West Stow Lodge by Project Orange features a traditional exterior and a pared-back interior
Oak joinery, white-painted bricks, and concrete flooring were used to make the interior of this new house in Suffolk, England, more contemporary than its traditional pitched-roof exterior (+ slideshow).
West Stow Lodge was designed by London architects Project Orange for a family with three young children in a village near Bury St Edmunds. It replaces a 1970s house on the site, which the family lived in for a year, but always planned to extend or replace.
"They were clear that they wanted this to be their 'forever' house, and they wanted it to be as large as possible within the available budget," architect Christopher Ash told Dezeen. "The existing house was unremarkable, and not worth retaining."
The 450-square-metre house is more than twice the size of the previous home. It has a pitched roof and an exterior of white render and red bricks to mirror the local architectural style, but features subtle details to distinguish it as contemporary.
"While the initial impression is of pitched roofs and chimneys, a study of the details portrays something more modern – a compositional play with recess and projection, shadow and light, and horizontal and vertical emphasis," said Ash.
"We wanted to explore a traditional form, while making a house that was quietly of its time."
The three-storey house has a formal sitting room, study and music room on the ground floor, as well as a more informal open-plan kitchen, dining room, living space at the back.
The first floor has five bedrooms, each with their own bathroom or shower room, and the second floor, which is tucked beneath the roof pitch, has an open-plan play area.
Throughout the house, the architects chose a restrained palette of materials, including white-painted bricks, polished concrete flooring, and oak for all the joinery, which matches the window frames.
Interior details were kept minimal to enhance the contemporary quality of the house. Shadow gaps were used instead of skirting boards, door frames sit flush within the walls, and surface treatments such as tiles or wall coverings were avoided.
"The interior materials echo the exterior, and are intended very much as an honest expression of the construction," said Ash.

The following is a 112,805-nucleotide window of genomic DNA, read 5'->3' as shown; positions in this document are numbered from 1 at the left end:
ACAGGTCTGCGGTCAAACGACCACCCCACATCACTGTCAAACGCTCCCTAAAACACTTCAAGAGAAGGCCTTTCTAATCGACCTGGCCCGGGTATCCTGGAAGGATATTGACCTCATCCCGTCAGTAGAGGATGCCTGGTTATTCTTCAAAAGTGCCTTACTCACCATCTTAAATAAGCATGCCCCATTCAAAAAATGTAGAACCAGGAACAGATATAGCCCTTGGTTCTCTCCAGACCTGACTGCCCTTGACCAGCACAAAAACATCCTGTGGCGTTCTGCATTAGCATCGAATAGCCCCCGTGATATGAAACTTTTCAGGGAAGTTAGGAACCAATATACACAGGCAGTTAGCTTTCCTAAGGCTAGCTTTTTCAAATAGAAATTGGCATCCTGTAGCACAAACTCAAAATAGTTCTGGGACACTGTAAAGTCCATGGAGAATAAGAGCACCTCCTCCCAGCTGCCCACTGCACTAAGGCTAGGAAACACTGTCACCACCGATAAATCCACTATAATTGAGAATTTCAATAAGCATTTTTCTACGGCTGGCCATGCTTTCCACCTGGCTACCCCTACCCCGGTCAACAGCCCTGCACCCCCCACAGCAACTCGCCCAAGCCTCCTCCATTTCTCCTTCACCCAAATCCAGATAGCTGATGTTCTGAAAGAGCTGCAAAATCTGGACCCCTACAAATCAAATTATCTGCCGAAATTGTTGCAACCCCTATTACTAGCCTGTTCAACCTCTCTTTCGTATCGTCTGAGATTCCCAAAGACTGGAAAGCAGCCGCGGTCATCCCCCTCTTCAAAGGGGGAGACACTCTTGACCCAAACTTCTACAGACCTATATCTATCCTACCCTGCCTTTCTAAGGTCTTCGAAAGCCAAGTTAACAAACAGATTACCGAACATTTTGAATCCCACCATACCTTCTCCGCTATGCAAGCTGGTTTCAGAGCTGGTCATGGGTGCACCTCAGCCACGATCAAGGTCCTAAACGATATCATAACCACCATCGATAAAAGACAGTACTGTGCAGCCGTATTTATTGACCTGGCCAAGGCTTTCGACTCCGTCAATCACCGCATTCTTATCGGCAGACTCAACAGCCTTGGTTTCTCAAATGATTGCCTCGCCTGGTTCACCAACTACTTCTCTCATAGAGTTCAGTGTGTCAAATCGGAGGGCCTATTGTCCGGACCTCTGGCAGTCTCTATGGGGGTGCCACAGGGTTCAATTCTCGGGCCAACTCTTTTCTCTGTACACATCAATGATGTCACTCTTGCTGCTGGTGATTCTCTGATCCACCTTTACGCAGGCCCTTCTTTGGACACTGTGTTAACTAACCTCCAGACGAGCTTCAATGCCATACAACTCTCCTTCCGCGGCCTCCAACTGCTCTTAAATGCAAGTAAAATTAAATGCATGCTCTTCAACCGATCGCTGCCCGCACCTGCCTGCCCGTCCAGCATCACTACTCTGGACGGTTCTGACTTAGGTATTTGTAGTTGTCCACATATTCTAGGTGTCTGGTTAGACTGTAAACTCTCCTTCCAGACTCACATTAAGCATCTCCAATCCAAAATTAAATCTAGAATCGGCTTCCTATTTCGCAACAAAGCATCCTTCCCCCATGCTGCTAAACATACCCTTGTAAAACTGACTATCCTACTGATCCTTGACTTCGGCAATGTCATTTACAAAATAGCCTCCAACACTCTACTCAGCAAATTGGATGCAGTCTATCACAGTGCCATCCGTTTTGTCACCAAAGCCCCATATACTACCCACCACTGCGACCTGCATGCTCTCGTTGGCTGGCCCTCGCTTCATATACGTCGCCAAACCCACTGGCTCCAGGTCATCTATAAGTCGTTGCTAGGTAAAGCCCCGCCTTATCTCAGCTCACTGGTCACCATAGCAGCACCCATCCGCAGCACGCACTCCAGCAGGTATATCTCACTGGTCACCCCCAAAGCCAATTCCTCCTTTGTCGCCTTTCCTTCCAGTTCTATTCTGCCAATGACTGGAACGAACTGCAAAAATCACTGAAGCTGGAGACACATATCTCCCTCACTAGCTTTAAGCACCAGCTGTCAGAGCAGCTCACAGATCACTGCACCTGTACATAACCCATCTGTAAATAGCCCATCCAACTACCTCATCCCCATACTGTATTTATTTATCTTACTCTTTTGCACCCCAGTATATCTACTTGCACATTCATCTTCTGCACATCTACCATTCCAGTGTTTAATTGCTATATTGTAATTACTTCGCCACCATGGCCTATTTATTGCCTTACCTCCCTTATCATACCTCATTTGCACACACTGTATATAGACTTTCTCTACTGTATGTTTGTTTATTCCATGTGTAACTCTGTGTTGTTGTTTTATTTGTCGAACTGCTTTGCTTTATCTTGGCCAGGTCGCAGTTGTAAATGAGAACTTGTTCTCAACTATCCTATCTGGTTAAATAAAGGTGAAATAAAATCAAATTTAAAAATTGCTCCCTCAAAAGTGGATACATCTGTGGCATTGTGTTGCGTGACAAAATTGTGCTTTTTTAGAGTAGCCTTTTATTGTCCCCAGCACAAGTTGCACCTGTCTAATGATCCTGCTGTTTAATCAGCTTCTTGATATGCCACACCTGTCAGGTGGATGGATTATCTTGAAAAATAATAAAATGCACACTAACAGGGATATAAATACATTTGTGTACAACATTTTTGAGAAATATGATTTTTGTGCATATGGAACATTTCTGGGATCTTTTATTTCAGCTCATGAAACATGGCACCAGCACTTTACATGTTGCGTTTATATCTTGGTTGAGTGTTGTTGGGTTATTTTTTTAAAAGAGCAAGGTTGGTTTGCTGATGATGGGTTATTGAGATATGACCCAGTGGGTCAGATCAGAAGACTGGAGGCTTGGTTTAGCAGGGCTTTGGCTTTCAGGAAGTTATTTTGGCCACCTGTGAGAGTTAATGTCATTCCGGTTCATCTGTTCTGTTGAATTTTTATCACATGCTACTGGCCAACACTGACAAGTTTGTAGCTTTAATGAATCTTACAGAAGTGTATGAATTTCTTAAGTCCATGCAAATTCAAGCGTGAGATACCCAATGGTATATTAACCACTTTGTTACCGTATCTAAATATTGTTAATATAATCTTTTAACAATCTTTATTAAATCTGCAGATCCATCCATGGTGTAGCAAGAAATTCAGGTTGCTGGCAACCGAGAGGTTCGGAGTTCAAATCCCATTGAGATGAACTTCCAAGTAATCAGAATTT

"The oak of the windows carries through to the joinery, the brickwork of the chimneys is left exposed and painted white, and the external form is expressed with the double-height corridor and vaulted ceilings of the bedrooms."
Wood and brick are often used – either in their raw state or painted – to bridge old and new styles of architecture. Other buildings that take this approach include a barn-inspired extension in Australia with a plywood interior, a renovated 1960s brick house in Buckinghamshire that has been painted black, and a Victorian boathouse in Berkshire with a contemporary oak kitchen beneath its original timber beams.
To emphasise the sense of visual continuity throughout West Stow Lodge, Project Orange spaced the mullions of all the windows evenly, at 600-millimetre intervals.
"As a counterpoint to the more romantic quality of the home's form, we applied a rigorous order to the composition of the window frames," said Ash.
"This 600-millimetre spacing is used for all windows, screens and external cladding elements, and it is this rhythm that brings order to the design, and prevents any descent into whimsy."
A row of glass doors along the corridor next to the stairs opens up to a courtyard at the rear, providing a direct route from the front door to the garden.
"The intention was to allow for natural ventilation, and also allow guests to arrive at the front door and flow straight through to the garden," said Ash.
The house was completed in 15 months, and built with a steel frame, load-bearing masonry walls and external insulating render.
The landscaping of the site, which is adjacent to a medieval church, and features a stream and numerous willow trees, was developed in collaboration with Janey Auchincloss Designs.
"Within this setting, the house can be seen as a nuanced, contemporary exploration of the domestic vernacular architecture in Suffolk," said Ash.
"This is a development of the approach that the directors of Project Orange first explored in their own house, Orange Cottage, which is in the largely Tudor village of Lavenham, Suffolk," he added.
Photography is by Jack Hobhouse.